- “I guess Military remains the most powerful politican party in Pak. Its so funny that the Corps Commanders discussed a foreign policy matter in their meeting? Why didn’t the high officials in Police, Rangers, Customs, Railways etc discuss this bill in their meetings? On top of that, The Chief said he didn’t like the bill. Who the hell is he to say this in the presence of a National Assambly? Only this thing was enough to make me mad. They are Govt Servants who are supposed to do their respective job:)(I have no political affiliations)”
    - “the day our President, PM, politicians and Parliament becomes that capable, Army would not have to do the politics”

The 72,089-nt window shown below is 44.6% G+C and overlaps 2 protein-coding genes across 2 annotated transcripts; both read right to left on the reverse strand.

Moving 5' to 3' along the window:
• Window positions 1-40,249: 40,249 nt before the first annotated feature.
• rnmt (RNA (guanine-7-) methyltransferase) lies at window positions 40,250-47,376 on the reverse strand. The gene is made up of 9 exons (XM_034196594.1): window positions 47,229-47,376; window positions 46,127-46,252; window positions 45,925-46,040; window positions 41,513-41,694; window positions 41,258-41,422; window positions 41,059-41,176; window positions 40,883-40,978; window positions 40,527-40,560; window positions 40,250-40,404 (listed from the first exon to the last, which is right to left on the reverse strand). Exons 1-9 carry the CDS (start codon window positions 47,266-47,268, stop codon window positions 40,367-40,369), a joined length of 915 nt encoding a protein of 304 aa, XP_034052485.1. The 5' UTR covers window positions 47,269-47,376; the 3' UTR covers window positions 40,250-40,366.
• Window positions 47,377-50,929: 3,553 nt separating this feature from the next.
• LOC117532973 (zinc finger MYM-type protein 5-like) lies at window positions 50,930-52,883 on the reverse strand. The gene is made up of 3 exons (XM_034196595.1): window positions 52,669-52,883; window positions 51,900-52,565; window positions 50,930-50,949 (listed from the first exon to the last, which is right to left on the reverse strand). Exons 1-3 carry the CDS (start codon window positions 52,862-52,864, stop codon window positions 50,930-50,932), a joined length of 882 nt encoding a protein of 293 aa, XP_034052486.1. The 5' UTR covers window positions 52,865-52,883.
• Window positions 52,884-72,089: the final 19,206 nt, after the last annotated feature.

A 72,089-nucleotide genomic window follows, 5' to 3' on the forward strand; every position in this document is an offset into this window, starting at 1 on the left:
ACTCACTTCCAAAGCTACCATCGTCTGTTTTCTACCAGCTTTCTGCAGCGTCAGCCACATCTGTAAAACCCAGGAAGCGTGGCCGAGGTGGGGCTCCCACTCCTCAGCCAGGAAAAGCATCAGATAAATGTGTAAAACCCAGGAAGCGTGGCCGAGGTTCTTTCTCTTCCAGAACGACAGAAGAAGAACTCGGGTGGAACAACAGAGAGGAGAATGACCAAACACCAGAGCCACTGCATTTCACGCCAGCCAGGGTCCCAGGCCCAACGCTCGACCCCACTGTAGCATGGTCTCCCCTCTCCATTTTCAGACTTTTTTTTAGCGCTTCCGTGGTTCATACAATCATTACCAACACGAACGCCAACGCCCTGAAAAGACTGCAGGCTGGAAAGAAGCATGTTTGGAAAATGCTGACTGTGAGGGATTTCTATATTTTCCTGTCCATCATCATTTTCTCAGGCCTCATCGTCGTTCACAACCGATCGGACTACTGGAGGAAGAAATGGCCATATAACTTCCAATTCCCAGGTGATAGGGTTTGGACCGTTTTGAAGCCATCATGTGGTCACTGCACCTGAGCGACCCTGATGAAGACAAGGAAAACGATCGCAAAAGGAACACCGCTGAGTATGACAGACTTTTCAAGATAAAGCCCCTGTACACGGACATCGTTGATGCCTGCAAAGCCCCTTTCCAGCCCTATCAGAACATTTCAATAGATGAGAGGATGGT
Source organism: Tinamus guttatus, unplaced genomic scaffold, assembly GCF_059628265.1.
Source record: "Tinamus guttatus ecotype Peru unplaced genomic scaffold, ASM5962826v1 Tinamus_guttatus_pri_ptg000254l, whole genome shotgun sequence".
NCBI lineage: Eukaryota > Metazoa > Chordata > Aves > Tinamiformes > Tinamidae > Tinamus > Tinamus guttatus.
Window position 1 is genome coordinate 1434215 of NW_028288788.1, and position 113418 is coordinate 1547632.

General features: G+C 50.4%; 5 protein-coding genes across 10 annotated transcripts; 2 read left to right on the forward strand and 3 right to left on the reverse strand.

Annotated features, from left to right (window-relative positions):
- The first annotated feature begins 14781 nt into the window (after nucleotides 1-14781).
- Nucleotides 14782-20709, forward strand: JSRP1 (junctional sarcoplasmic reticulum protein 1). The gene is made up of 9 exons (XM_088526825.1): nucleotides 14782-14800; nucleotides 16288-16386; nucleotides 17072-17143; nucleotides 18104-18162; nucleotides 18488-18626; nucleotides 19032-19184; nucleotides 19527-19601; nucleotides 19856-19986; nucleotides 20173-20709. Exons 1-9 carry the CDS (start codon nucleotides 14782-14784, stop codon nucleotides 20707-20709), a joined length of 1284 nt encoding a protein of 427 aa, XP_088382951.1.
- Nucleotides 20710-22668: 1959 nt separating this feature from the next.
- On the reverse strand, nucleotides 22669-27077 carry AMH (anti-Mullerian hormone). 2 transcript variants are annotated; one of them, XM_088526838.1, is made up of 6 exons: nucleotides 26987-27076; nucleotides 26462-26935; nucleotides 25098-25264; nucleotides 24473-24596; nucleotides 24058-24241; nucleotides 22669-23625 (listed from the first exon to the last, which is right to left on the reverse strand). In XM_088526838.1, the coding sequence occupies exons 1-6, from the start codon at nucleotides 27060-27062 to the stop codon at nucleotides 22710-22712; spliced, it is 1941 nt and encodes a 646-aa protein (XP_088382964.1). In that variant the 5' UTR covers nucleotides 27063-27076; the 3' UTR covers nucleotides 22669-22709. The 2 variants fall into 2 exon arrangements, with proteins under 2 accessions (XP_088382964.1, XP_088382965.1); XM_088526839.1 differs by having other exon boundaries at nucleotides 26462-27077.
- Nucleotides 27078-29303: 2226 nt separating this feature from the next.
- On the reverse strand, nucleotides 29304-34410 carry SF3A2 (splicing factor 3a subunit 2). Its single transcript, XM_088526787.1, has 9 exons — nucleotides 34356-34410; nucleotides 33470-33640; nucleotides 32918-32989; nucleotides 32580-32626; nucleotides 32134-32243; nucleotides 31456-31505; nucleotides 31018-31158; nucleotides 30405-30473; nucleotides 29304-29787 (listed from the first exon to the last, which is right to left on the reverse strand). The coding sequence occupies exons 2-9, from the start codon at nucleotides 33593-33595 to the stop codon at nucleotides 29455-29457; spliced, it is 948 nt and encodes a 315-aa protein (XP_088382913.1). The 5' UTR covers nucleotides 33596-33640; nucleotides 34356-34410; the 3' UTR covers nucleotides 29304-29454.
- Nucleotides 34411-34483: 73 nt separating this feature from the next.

- “This approach also supports illegal actions of all the generals in the history of Pak.”
    - “there are channels which the army could’ve used to express their opinion. Going on media like this… not good. Then again, one can’t just sit and watch when stakes are that high.”
    - “u guys wont understand,this is all about politics,both the govt n army r doing all this to get money also but without restrictions,y r we wasting time on them???”
    - “Noone is arguing here that the politicians are angels; they are all corrupt.But we should let the system work. At this point in the history of Pak, Army should be told in very clear words what their role is. If you do not disapprove this, you are telling the army, come and topple AGAIN:) ‘Stakes’ were always high for all the marshal laws.”
    - “USA doesn’t give zakat. She looks for her own interests. So getting money without any restrictions won’t happen.”
    - “constitution is the system if you dont follow constitution than there is only MUSSHRAF SYSTEM,ZARDARI SYSTEM.——.Wich system should be allowed to work because nobody follows the constitution,thus there is actually no system.”